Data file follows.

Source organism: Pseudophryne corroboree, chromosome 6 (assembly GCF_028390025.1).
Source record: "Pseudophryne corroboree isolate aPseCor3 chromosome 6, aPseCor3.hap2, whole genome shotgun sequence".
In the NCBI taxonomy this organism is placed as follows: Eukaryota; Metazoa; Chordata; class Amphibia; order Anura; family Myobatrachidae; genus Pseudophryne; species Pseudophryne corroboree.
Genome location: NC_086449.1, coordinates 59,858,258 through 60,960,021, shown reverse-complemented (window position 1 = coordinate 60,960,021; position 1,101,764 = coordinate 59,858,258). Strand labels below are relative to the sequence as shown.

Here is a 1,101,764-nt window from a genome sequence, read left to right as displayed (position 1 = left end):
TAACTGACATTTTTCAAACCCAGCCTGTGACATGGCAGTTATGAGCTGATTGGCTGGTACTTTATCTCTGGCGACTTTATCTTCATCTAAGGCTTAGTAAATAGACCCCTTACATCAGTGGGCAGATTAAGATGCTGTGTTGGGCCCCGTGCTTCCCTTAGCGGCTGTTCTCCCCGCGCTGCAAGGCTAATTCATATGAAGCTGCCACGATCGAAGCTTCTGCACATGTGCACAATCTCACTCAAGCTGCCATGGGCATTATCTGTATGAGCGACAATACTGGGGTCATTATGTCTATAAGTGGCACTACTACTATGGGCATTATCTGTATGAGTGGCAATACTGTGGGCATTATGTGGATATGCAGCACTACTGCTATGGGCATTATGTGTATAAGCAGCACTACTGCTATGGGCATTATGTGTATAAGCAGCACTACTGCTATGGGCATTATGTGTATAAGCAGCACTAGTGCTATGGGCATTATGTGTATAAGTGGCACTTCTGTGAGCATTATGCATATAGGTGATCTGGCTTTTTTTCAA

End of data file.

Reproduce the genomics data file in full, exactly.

Source organism: Pseudophryne corroboree, chromosome 6 (assembly GCF_028390025.1).
Source record: "Pseudophryne corroboree isolate aPseCor3 chromosome 6, aPseCor3.hap2, whole genome shotgun sequence".
In the NCBI taxonomy this organism is placed as follows: Eukaryota; Metazoa; Chordata; class Amphibia; order Anura; family Myobatrachidae; genus Pseudophryne; species Pseudophryne corroboree.
Genome location: NC_086449.1, coordinates 59,858,258 through 60,960,021, shown reverse-complemented (window position 1 = coordinate 60,960,021; position 1,101,764 = coordinate 59,858,258). Strand labels below are relative to the sequence as shown.

Here is a 1,101,764-nt window from a genome sequence, read left to right as displayed (position 1 = left end):
TAACTGACATTTTTCAAACCCAGCCTGTGACATGGCAGTTATGAGCTGATTGGCTGGTACTTTATCTCTGGCGACTTTATCTTCATCTAAGGCTTAGTAAATAGACCCCTTACATCAGTGGGCAGATTAAGATGCTGTGTTGGGCCCCGTGCTTCCCTTAGCGGCTGTTCTCCCCGCGCTGCAAGGCTAATTCATATGAAGCTGCCACGATCGAAGCTTCTGCACATGTGCACAATCTCACTCAAGCTGCCATGGGCATTATCTGTATGAGCGACAATACTGGGGTCATTATGTCTATAAGTGGCACTACTACTATGGGCATTATCTGTATGAGTGGCAATACTGTGGGCATTATGTGGATATGCAGCACTACTGCTATGGGCATTATGTGTATAAGCAGCACTACTGCTATGGGCATTATGTGTATAAGCAGCACTACTGCTATGGGCATTATGTGTATAAGCAGCACTAGTGCTATGGGCATTATGTGTATAAGTGGCACTTCTGTGAGCATTATGCATATAGGTGATCTGGCTTTTTTTCAA